The National Treasury announced it would set up a panel of experts to review and consider the country’s current list of zero-rated items for VAT – the items that will remain untouched by the 1% VAT increase.

The Treasury wants to ensure that the 1% hike in VAT will not be regressive. Although the 19 items on the zero-rated list will remain unchanged, a panel of Treasury experts are considering expanding the list.

The panel will also consider how specific expenditure programmes can be improved to better target poor and low-income households. The panel’s first report is expected to be delivered by 30 June 2018, as draft regulations will be compiled in July 2018.

The idea of expanding the zero-rated items list is not a new one, and is often discussed as a means to soften the blow of budget increases for South Africa’s poorest.

In a report released by Wits University earlier this year, it was noted that taxes on goods hit the lowest earning 10% of South Africa the hardest. This income group spend an average of 13.8% of their disposable income on these taxes compared to 12.6% of the highest earning 10%.

The Davis Committee, which is a committee which assess South Africa’s tax policy framework, admits that the raising of the VAT rate increases inequality.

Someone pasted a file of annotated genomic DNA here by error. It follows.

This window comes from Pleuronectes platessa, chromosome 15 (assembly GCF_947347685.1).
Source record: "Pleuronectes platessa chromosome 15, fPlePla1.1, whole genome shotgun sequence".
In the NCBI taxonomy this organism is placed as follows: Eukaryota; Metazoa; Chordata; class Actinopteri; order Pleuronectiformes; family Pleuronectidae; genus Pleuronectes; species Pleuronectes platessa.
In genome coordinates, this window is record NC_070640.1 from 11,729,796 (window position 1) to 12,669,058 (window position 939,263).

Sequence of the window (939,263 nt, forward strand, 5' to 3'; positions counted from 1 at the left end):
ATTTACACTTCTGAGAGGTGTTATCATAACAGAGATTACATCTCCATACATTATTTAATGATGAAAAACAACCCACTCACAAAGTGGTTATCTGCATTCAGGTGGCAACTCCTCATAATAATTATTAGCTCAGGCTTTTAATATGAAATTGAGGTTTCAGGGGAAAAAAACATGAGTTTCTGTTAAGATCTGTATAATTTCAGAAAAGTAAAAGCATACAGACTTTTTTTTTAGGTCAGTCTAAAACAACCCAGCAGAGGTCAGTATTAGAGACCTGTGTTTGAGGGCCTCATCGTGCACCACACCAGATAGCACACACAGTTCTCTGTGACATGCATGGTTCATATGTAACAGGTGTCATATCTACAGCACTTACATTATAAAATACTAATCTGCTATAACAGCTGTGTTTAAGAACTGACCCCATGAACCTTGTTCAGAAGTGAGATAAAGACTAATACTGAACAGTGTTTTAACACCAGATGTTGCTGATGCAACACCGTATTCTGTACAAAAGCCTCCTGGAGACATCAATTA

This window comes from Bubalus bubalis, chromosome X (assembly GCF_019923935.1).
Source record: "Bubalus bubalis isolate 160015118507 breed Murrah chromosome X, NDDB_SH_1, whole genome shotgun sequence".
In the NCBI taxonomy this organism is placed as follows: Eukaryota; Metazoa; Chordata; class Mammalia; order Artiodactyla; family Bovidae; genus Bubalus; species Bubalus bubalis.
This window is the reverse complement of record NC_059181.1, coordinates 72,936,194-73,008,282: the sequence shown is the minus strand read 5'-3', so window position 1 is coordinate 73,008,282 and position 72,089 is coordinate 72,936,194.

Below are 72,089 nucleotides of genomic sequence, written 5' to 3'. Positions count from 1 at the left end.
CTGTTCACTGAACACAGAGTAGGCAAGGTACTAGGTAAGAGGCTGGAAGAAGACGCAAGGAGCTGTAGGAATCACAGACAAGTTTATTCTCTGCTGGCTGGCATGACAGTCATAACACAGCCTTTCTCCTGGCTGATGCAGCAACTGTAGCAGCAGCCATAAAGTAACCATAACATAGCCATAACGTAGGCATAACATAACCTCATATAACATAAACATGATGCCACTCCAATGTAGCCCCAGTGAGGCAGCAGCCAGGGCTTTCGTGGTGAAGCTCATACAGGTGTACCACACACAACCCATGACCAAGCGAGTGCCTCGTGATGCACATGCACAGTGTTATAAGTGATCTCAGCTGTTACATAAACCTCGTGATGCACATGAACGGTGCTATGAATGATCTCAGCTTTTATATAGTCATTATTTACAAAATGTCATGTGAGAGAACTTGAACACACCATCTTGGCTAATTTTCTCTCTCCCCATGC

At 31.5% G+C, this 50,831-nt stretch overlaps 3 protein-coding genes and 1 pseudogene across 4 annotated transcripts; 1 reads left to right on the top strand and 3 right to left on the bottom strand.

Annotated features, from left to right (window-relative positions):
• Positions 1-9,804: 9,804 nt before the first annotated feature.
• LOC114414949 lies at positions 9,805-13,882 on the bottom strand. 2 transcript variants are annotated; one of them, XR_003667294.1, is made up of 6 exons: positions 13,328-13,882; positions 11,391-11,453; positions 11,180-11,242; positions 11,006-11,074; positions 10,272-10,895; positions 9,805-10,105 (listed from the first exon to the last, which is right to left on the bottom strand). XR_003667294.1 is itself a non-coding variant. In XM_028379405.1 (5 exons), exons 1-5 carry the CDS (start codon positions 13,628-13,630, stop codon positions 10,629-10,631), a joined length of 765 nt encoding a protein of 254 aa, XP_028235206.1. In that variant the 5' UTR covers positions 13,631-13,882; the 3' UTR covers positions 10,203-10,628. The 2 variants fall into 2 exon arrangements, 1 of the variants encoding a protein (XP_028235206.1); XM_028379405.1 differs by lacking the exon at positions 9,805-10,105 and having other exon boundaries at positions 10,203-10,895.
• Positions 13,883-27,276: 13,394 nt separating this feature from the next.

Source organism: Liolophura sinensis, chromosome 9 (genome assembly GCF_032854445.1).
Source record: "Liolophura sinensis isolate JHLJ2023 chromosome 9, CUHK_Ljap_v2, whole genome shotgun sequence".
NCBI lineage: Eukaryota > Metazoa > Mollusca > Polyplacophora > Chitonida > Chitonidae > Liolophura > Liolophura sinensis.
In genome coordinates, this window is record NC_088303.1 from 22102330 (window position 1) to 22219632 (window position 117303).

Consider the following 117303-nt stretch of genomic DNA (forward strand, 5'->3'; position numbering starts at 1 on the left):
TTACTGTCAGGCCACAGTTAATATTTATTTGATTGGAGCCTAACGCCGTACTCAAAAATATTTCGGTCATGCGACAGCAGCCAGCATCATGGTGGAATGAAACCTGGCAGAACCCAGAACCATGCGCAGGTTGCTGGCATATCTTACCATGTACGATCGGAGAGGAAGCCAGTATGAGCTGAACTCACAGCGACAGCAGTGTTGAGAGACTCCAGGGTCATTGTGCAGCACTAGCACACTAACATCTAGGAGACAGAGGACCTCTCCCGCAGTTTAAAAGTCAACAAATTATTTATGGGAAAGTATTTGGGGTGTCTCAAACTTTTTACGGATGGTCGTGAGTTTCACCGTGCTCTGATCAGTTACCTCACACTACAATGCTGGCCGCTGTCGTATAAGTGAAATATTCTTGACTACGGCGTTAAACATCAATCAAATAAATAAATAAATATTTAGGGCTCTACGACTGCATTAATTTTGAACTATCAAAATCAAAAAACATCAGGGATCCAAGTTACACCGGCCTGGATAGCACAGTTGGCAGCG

“It would also make basic goods more expensive and necessitate a proportional increase in social grants and wages in order to maintain the buying power of the poor and workers,” the report read.

Although the report also reads strongly against an increase in VAT, it does outline that expanding the list of zero-rated items may soften the blow.

It states the goods most frequently bought by the poor, including items such as:

– Bread (currently only brown bread is zero-rated)
– Poultry
– Flour
– Candles
– Soap
– Basic medicines
– Pay-as-you-go airtime
– Education-related goods

While these items will also benefit higher-income earners, the share of the disposable income spent on these goods by the poor is higher. This will also help ensure that the basic needs of poorer households are met.

The current zero-rated items in South Africa include:

– Brown bread
– Maize meal
– Samp
– Mielie rice
– Dried mielies
– Dried beans
– Lentils
– Pilchards in tins
– Milk powder
– Dairy powder blend
– Rice
– Vegetables
– Fruit
– Vegetable oil
– Milk
– Cultured milk
– Brown wheaten meal
– Eggs
– Edible legumes

Picture: Pixabay

Article written by

Lucinda Dordley

Lucinda is a hard news writer who occasionally dabbles in lifestyle writing, and recent journalism graduate. She is a proud intersectional feminist, and is passionate about actively creating a world which is free of discrimination and inequality.